Naptime. Recess. Eating paste. Some things about preschool don’t carry over into our adult lives, but many of the lessons we learned on the playground are applicable to our work and our businesses. Those fun-filled days of reading about Clifford and letting our imaginations run wild prepared us for success in the business world. Here are three quick things most of us learned on the playground that we use every time we go to work.
Projects require planning
If you’re going to build something, whether it’s a sand castle, a LEGO robot, or a tower out of wooden blocks, you need to plan ahead. Children aren’t always known for their planning abilities, but those nascent skills are first developed on the playground when we assess what we have to work with and what we want to (eventually) create.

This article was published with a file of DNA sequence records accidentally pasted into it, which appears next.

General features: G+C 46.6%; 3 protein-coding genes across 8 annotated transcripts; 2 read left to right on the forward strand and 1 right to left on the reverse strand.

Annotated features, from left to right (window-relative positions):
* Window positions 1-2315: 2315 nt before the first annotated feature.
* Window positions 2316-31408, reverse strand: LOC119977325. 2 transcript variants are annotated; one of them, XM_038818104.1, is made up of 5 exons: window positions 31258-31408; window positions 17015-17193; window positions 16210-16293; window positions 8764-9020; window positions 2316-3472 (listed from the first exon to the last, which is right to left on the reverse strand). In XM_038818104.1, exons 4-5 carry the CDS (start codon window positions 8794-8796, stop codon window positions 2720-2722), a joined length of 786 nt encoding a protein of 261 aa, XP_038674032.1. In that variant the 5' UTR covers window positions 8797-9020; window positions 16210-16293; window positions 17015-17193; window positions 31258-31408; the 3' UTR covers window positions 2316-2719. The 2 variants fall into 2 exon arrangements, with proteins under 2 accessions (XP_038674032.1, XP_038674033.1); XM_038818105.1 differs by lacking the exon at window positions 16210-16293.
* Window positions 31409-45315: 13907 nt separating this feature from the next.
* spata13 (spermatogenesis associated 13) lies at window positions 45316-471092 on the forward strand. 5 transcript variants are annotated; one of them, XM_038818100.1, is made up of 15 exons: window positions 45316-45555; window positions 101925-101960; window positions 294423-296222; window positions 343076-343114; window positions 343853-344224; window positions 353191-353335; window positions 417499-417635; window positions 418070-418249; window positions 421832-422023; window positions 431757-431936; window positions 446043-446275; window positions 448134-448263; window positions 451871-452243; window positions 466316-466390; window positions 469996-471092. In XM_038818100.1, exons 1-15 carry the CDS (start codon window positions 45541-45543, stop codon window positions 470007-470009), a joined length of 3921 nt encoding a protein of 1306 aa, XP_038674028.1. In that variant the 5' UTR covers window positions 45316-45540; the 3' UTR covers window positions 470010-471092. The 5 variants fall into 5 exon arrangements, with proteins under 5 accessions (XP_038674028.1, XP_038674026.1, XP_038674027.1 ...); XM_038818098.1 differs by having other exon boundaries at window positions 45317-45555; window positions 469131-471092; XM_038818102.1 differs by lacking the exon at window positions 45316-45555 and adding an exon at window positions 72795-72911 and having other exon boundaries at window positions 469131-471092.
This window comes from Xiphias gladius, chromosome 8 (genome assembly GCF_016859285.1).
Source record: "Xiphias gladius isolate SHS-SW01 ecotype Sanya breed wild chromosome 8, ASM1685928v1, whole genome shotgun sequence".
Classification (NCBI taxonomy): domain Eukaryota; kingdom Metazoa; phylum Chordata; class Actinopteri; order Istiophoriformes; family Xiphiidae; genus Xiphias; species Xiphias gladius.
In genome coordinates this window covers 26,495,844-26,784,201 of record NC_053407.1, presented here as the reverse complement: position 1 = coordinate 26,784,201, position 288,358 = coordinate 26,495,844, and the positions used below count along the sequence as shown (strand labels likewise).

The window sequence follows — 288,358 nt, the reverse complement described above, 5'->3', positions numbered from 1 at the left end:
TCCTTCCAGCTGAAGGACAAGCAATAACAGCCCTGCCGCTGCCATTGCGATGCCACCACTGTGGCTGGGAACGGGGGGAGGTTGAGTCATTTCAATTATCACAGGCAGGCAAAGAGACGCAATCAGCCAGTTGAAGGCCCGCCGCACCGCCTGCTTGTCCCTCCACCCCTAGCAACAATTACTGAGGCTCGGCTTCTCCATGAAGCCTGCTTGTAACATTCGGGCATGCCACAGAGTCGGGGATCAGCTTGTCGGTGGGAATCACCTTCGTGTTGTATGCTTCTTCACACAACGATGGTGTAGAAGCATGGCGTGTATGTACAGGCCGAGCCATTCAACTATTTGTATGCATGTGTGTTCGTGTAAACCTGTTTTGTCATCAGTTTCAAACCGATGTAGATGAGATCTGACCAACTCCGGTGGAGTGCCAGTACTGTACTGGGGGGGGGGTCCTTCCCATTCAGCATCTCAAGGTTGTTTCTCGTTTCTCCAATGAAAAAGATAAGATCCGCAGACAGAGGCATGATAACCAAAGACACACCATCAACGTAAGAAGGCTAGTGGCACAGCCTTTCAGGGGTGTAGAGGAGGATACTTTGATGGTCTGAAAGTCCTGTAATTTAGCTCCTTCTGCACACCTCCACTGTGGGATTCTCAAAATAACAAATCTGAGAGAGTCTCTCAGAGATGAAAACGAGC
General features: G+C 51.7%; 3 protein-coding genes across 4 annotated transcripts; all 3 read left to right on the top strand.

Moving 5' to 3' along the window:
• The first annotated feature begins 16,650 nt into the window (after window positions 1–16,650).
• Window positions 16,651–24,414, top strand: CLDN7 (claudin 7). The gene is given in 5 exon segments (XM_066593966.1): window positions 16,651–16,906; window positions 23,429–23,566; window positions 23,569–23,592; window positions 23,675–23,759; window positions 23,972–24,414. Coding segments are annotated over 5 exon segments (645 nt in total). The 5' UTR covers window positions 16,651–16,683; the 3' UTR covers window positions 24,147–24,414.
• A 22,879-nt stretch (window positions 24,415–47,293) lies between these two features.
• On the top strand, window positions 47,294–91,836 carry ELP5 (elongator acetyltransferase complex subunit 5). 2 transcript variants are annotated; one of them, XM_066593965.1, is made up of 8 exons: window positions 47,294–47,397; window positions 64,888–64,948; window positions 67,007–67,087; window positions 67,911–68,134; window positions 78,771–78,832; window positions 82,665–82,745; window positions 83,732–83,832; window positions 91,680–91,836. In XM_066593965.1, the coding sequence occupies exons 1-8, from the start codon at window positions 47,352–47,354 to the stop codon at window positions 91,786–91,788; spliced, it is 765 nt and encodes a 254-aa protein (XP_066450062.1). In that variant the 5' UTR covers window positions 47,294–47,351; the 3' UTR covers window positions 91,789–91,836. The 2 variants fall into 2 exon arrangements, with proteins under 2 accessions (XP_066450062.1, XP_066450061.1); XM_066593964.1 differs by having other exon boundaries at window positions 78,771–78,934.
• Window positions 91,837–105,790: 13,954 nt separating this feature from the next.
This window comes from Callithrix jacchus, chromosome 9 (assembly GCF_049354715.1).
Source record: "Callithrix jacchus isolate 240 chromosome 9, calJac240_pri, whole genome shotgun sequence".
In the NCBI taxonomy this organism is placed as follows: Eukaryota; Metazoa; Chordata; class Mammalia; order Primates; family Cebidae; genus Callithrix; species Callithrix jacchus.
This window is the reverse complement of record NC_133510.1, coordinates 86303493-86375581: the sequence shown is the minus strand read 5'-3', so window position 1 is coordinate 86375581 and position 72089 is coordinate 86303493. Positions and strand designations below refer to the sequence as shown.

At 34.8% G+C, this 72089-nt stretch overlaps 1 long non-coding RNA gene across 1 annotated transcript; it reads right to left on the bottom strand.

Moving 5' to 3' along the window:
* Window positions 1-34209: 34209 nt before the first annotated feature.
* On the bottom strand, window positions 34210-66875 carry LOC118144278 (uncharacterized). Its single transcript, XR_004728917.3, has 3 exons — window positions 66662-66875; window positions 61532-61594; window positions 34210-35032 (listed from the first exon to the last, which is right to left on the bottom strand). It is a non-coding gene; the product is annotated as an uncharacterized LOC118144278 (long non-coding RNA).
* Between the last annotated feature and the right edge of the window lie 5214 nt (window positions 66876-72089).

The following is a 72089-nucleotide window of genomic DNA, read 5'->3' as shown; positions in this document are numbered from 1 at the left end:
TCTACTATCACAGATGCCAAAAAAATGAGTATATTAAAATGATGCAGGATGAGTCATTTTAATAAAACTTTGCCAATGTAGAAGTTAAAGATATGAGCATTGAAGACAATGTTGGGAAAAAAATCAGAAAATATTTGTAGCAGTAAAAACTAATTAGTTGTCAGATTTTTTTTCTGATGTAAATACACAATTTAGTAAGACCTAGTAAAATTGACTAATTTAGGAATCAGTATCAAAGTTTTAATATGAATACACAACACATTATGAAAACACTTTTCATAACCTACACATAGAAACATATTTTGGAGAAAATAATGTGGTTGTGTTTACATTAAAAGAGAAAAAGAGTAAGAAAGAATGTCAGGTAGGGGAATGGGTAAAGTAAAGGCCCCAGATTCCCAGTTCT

Every toy is a tool
When you’re four years old, everything in the toy box can be used equally for play. That means if you and your friends are using your imaginations, it’s all up for grabs: the Barbie dolls, the castle pieces, and the old Han Solo action figure. How do those things go together? When you’re a kid, it’s easier than you think—just apply a little imagination to the situation and there’s no reason Barbie and Han can’t have a sales meeting in the ruins of the old castle.
This kind of creativity is important to a successful business—but so is having every tool you need at your disposal, working in sync together.
Anyone who has spent any amount of time around children knows how brutally honest they can be. The reality is that kids are great at sharing information with each other—from planning to feedback to jokes. In business, people need the freedom and capability to share the right information with the right people; otherwise, tribal knowledge becomes siloed knowledge and people begin to work in vacuums. At its worst, employees don’t get the feedback they need to succeed.
Productivity on the playground
Do you have lessons you learned in preschool that you still use in your work life? Need a little inspiration from the under-four set? Watch this video about young visionaries and their productivity.